In the present case, re-biopsy of the left lung nodule suspected of being recurrent cancer was negative for EGFR mutation. After the failure of chemotherapy, the EGFR gene amplification status was confirmed by FISH. Consistent with the current literature, the patient was administered gefitinib, and the clinical evaluation on CT was complete remission.
Several meta-analyses and clinical studies have also proposed that EGFR gene copy number detected by FISH is a candidate biomarker for predicting treatment response to EGFR-TKIs in patients with advanced NSCLC. Hirsch et al. (14) found that an increase in EGFR gene copy in the form of gene amplification correlates strongly with response, progression-free survival (PFS), and overall survival (OS) after treatment with gefitinib. Zhang et al. (15) conducted a meta-analysis, which included 17 studies with 2,047 patients, and they evaluated the relationship between EGFR gene copy number and EGFR-TKI treatment response in patients with advanced NSCLC. Their overall analysis revealed that EGFR gene copy number amplification was associated with higher ORR, OS, and PFS in patients with advanced NSCLC receiving TKIs. Wang et al. (16) reported that in patients with wild-type EGFR, EGFR FISH+ but not EGFR FISH- status correlated with longer PFS (4.4 vs. 2.0 months; P<0.001). This study suggests that EGFR gene copy number can be further detected in patients with wild-type EGFR, since patients in the FISH+ status can derive a greater benefit from EGFR-TKI.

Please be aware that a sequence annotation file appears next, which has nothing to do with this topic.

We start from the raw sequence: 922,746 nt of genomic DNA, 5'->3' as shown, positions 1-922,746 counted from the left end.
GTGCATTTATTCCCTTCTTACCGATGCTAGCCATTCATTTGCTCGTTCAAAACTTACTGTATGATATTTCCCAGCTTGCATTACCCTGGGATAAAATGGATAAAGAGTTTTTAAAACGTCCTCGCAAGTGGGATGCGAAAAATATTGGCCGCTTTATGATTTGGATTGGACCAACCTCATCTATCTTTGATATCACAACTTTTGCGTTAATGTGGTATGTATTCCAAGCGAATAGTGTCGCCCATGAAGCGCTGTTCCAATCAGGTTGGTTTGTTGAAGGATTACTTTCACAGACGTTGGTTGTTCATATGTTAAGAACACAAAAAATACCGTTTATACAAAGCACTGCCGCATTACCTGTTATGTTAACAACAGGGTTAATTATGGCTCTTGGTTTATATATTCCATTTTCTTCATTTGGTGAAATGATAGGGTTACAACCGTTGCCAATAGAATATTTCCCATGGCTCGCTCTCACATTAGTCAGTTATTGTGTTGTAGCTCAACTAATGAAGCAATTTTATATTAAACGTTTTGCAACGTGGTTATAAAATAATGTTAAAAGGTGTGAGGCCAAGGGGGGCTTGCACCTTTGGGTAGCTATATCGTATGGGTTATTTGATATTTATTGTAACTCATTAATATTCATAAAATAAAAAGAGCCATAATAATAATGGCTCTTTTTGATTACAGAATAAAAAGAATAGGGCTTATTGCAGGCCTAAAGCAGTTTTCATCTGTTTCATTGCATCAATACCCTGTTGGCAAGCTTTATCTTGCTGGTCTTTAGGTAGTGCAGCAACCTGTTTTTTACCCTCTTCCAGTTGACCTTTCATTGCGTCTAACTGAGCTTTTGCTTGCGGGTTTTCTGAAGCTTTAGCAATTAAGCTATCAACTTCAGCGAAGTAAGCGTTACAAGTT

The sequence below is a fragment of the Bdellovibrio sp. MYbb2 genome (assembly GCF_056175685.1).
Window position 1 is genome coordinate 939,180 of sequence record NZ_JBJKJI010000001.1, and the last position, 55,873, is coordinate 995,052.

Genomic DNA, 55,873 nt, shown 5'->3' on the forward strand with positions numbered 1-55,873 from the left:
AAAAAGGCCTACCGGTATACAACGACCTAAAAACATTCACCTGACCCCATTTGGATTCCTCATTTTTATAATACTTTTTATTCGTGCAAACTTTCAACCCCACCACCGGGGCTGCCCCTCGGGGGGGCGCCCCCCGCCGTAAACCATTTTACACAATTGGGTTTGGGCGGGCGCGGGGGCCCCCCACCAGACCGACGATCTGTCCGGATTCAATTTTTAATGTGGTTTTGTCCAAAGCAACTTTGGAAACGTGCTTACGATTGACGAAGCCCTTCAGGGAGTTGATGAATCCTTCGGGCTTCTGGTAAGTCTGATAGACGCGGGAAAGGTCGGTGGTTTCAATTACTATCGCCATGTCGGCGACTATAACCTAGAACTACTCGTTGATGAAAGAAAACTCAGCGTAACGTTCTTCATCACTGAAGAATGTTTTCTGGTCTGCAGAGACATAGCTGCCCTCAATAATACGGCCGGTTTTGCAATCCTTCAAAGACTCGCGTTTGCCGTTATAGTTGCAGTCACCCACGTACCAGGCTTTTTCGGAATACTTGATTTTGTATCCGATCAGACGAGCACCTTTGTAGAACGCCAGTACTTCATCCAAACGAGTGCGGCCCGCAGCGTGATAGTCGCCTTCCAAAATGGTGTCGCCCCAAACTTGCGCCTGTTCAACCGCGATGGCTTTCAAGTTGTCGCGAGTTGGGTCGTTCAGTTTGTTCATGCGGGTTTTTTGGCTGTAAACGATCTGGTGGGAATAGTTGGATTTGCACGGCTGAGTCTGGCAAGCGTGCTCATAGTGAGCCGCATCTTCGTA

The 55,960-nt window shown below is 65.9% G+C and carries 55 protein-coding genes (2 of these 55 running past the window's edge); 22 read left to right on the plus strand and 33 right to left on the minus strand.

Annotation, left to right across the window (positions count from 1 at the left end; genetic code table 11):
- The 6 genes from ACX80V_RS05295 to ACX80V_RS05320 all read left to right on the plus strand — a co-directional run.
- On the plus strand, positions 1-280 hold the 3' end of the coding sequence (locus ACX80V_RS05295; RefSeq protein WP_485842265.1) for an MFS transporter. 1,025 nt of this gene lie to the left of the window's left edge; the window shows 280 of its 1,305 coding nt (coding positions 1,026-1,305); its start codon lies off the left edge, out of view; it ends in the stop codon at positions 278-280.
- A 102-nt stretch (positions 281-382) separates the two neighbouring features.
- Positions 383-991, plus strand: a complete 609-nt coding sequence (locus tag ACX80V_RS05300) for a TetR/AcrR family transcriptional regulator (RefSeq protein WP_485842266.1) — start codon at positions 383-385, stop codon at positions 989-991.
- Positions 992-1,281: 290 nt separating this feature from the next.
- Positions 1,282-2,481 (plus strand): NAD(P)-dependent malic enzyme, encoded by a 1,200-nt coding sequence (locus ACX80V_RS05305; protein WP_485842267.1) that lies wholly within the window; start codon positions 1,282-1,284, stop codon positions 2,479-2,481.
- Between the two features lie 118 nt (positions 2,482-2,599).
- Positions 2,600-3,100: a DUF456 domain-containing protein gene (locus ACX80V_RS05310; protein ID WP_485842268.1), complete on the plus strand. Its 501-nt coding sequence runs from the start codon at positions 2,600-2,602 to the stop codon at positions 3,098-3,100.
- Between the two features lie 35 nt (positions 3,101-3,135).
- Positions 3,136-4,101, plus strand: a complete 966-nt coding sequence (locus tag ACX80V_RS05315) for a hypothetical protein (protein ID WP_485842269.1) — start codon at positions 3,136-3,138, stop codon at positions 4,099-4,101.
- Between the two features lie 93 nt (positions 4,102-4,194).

Nevertheless, studies on EGFR gene copy number as a predictor of response to first-line therapy in advanced NSCLC with TKIs have shown inconsistent results. For instance, Fiala et al. (17) found no significant correlation between EGFR gene amplification and survival, although they did observe a trend for longer PFS and OS in patients with EGFR amplification (3.9 and 13.6 months) compared to those without EGFR amplification (2.1 and 9.8 months).
In summary, the potential predictive value of gene copy number or amplification in response to TKIs therapy in advanced NSCLC with wt-EGFR remains up for debate. Despite this, EGRF-TKIs therapy still provides a possible therapeutic option for such cases.
Conflicts of Interest: The authors have no conflicts of interest to declare.
Informed Consent: Written informed consent was obtained from the patient for publication of this manuscript and any accompanying images.